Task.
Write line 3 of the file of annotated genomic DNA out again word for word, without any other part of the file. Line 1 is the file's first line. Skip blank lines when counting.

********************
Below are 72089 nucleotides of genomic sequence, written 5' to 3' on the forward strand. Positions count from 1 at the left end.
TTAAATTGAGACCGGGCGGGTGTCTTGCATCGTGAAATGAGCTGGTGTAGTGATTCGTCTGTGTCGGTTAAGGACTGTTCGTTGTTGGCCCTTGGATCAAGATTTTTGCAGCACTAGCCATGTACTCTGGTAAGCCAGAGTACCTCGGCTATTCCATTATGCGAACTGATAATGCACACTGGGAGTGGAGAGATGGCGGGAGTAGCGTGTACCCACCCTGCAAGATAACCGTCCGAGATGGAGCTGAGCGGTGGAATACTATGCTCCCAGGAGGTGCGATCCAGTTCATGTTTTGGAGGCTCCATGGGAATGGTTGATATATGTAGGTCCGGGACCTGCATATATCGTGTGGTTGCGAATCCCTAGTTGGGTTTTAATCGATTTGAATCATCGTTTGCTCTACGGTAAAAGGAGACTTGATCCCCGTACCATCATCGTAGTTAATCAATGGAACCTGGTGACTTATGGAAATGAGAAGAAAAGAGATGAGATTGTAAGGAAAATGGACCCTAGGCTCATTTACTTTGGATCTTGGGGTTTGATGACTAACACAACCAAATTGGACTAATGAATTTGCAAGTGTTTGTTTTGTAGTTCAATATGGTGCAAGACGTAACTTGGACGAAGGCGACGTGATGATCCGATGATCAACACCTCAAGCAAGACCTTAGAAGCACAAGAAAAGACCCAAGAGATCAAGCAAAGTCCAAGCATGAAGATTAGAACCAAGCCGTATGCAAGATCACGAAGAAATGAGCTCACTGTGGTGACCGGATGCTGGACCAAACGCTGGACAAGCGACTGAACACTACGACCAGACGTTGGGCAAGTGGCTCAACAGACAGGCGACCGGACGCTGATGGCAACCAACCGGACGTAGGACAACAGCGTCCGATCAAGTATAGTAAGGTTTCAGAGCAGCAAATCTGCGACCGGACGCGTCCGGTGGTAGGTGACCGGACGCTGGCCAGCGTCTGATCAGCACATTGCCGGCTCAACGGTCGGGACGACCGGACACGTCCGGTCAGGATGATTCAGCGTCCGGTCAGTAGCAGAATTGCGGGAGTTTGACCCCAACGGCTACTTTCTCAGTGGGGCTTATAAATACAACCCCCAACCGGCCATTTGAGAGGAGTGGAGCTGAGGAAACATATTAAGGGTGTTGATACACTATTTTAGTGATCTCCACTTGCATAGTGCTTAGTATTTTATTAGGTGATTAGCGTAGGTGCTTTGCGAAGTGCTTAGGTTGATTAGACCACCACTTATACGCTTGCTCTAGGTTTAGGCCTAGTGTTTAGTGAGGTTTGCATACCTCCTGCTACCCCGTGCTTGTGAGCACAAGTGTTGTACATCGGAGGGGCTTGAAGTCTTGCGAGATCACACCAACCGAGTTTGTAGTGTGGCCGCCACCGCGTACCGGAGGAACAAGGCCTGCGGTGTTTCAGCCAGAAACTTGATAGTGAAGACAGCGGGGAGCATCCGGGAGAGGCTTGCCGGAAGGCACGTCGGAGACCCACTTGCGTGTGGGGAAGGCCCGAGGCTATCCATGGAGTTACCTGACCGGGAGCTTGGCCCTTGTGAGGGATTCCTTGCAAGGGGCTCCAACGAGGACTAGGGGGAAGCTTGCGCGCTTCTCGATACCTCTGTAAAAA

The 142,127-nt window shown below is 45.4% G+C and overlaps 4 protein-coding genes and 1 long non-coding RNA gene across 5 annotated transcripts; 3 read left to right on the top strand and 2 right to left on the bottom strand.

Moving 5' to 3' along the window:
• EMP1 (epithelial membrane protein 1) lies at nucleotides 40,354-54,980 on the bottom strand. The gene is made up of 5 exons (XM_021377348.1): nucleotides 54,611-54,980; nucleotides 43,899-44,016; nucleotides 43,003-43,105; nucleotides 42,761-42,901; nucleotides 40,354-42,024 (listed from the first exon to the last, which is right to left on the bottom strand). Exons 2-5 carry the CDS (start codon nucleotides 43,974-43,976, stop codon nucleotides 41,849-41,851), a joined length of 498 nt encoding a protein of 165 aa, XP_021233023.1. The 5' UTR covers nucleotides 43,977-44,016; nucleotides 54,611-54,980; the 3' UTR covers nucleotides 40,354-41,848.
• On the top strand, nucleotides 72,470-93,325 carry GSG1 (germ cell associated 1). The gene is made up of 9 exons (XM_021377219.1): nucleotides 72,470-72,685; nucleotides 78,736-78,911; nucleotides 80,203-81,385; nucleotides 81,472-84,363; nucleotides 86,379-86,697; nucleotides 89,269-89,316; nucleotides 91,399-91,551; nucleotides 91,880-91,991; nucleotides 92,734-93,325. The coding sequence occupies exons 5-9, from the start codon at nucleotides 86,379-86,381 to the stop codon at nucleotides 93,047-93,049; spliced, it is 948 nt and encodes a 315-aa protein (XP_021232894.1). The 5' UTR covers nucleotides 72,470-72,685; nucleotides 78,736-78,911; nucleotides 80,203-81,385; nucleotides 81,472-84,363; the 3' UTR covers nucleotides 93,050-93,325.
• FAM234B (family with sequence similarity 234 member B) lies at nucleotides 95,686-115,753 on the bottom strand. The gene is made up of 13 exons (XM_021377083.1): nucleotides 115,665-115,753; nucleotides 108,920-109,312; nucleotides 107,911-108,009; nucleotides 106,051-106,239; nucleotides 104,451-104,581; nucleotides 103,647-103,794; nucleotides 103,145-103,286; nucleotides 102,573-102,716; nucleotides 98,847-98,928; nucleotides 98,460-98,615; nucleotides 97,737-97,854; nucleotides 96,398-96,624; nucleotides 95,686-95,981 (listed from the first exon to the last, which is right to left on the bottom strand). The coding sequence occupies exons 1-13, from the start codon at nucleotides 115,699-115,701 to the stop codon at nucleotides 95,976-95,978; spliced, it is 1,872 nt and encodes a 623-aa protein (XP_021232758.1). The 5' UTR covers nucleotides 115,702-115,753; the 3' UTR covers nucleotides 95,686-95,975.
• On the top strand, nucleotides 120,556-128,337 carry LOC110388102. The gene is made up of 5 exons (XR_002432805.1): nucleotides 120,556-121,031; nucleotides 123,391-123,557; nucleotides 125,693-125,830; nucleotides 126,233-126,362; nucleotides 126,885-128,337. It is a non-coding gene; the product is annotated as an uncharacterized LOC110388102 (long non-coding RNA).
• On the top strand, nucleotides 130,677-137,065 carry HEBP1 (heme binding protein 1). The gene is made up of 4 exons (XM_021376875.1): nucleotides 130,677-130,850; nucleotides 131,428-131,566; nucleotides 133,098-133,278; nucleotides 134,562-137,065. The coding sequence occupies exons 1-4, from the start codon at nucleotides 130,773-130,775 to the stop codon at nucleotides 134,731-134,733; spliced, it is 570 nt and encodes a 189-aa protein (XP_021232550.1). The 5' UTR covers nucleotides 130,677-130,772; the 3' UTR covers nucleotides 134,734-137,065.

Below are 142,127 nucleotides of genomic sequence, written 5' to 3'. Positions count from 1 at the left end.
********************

The 142,127-nt window shown below is 45.4% G+C and overlaps 4 protein-coding genes and 1 long non-coding RNA gene across 5 annotated transcripts; 3 read left to right on the top strand and 2 right to left on the bottom strand.